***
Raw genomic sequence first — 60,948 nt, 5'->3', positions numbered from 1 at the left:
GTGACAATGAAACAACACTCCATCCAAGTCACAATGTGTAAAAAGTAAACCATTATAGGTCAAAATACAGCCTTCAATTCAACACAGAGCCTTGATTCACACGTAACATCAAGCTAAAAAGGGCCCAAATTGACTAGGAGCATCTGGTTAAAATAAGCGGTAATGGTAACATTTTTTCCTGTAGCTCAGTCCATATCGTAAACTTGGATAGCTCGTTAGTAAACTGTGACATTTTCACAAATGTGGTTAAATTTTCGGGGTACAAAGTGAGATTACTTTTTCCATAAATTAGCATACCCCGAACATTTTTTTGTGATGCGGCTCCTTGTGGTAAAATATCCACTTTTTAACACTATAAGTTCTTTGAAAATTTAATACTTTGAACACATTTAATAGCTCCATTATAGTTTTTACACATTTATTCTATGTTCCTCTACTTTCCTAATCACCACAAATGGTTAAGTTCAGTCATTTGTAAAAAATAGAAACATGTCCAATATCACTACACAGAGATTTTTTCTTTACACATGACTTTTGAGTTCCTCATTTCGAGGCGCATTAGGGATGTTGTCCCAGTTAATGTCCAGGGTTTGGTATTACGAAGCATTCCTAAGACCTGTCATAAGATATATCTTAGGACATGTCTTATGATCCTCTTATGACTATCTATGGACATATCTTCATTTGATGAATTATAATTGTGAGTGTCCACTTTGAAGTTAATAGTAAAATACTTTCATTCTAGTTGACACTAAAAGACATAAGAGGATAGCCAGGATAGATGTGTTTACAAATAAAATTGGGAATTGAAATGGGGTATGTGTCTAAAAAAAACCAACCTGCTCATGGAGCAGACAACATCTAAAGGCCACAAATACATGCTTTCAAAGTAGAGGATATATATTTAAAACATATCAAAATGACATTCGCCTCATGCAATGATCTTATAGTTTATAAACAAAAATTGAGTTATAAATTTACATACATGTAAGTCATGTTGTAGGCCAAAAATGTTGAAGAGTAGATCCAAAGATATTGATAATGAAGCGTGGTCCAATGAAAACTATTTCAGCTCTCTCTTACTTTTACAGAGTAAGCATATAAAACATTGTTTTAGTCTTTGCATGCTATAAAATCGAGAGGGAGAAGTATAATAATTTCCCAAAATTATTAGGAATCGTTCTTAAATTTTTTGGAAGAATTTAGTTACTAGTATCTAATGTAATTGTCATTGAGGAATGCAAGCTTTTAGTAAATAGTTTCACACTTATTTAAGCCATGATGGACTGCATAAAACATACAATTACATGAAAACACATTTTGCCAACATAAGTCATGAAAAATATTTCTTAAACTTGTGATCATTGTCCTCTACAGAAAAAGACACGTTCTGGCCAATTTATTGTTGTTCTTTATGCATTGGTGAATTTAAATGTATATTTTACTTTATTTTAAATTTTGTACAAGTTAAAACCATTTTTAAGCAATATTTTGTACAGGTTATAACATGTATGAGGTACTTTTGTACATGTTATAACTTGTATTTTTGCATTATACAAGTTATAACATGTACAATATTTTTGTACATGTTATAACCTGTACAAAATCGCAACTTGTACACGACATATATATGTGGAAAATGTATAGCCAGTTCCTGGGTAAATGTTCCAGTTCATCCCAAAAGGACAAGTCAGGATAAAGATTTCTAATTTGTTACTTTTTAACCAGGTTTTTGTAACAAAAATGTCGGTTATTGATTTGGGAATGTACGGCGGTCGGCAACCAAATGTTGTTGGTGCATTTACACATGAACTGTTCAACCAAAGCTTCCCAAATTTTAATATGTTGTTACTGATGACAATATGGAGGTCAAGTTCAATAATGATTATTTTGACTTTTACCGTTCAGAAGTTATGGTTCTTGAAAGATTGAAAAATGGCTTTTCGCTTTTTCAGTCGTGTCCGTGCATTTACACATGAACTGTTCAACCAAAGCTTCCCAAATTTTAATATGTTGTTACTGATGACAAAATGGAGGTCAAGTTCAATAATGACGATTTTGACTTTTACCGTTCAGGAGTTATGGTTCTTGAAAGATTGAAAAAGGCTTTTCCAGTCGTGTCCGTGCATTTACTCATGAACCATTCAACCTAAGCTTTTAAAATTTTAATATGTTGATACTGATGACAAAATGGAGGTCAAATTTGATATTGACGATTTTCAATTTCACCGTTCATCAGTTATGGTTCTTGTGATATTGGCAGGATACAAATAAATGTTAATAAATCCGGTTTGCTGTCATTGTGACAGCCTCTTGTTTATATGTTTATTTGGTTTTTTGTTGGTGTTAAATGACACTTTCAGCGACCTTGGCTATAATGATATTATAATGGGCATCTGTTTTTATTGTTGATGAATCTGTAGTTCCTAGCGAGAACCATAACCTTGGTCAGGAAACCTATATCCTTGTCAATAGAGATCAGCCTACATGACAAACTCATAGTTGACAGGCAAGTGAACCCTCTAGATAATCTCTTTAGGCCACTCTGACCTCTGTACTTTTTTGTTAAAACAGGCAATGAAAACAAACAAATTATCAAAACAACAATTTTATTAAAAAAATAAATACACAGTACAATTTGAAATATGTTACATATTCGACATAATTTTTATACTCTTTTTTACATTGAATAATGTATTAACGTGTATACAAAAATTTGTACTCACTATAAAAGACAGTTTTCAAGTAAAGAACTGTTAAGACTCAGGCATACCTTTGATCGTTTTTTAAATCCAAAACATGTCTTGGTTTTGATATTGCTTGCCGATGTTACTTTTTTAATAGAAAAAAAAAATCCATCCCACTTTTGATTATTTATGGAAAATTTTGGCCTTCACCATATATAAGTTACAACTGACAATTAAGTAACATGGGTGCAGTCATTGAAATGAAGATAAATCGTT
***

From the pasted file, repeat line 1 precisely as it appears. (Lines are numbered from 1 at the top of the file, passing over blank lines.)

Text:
Raw genomic sequence first — 60,948 nt, 5'->3', positions numbered from 1 at the left: